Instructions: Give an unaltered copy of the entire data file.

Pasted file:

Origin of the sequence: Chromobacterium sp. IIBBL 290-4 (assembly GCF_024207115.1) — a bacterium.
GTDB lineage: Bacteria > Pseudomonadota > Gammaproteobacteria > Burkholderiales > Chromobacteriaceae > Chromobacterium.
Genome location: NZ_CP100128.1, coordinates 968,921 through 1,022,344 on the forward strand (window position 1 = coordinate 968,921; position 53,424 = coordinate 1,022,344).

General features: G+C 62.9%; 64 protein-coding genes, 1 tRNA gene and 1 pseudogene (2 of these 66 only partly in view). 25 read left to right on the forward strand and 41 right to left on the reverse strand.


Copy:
Origin of the sequence: Chromobacterium sp. IIBBL 290-4 (assembly GCF_024207115.1) — a bacterium.
GTDB lineage: Bacteria > Pseudomonadota > Gammaproteobacteria > Burkholderiales > Chromobacteriaceae > Chromobacterium.
Genome location: NZ_CP100128.1, coordinates 968,921 through 1,022,344 on the forward strand (window position 1 = coordinate 968,921; position 53,424 = coordinate 1,022,344).

General features: G+C 62.9%; 64 protein-coding genes, 1 tRNA gene and 1 pseudogene (2 of these 66 only partly in view). 25 read left to right on the forward strand and 41 right to left on the reverse strand.